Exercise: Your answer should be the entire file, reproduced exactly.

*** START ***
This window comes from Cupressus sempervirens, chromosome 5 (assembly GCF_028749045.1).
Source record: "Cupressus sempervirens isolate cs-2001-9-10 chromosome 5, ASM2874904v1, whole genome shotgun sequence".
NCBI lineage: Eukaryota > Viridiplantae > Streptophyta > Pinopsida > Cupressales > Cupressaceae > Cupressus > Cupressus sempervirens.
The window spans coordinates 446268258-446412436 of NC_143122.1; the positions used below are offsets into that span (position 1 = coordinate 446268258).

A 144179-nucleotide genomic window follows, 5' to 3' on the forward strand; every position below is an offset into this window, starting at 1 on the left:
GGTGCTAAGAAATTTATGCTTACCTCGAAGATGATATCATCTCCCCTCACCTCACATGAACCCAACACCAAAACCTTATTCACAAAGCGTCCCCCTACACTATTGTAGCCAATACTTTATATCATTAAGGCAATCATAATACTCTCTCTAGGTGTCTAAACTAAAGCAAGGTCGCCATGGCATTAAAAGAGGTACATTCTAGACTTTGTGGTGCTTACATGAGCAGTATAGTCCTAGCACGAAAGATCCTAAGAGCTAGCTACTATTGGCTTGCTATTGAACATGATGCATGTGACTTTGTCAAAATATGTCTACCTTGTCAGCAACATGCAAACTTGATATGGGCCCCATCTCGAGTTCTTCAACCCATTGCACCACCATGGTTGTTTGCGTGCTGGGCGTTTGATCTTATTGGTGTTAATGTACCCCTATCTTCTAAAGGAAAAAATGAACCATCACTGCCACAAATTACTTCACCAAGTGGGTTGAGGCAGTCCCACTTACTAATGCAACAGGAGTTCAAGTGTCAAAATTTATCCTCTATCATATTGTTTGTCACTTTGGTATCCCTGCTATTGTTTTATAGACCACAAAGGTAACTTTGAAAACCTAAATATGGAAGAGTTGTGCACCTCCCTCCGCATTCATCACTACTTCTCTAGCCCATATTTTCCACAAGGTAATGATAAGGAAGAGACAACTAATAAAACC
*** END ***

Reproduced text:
This window comes from Cupressus sempervirens, chromosome 5 (assembly GCF_028749045.1).
Source record: "Cupressus sempervirens isolate cs-2001-9-10 chromosome 5, ASM2874904v1, whole genome shotgun sequence".
NCBI lineage: Eukaryota > Viridiplantae > Streptophyta > Pinopsida > Cupressales > Cupressaceae > Cupressus > Cupressus sempervirens.
The window spans coordinates 446268258-446412436 of NC_143122.1; the positions used below are offsets into that span (position 1 = coordinate 446268258).

A 144179-nucleotide genomic window follows, 5' to 3' on the forward strand; every position below is an offset into this window, starting at 1 on the left:
GGTGCTAAGAAATTTATGCTTACCTCGAAGATGATATCATCTCCCCTCACCTCACATGAACCCAACACCAAAACCTTATTCACAAAGCGTCCCCCTACACTATTGTAGCCAATACTTTATATCATTAAGGCAATCATAATACTCTCTCTAGGTGTCTAAACTAAAGCAAGGTCGCCATGGCATTAAAAGAGGTACATTCTAGACTTTGTGGTGCTTACATGAGCAGTATAGTCCTAGCACGAAAGATCCTAAGAGCTAGCTACTATTGGCTTGCTATTGAACATGATGCATGTGACTTTGTCAAAATATGTCTACCTTGTCAGCAACATGCAAACTTGATATGGGCCCCATCTCGAGTTCTTCAACCCATTGCACCACCATGGTTGTTTGCGTGCTGGGCGTTTGATCTTATTGGTGTTAATGTACCCCTATCTTCTAAAGGAAAAAATGAACCATCACTGCCACAAATTACTTCACCAAGTGGGTTGAGGCAGTCCCACTTACTAATGCAACAGGAGTTCAAGTGTCAAAATTTATCCTCTATCATATTGTTTGTCACTTTGGTATCCCTGCTATTGTTTTATAGACCACAAAGGTAACTTTGAAAACCTAAATATGGAAGAGTTGTGCACCTCCCTCCGCATTCATCACTACTTCTCTAGCCCATATTTTCCACAAGGTAATGATAAGGAAGAGACAACTAATAAAACC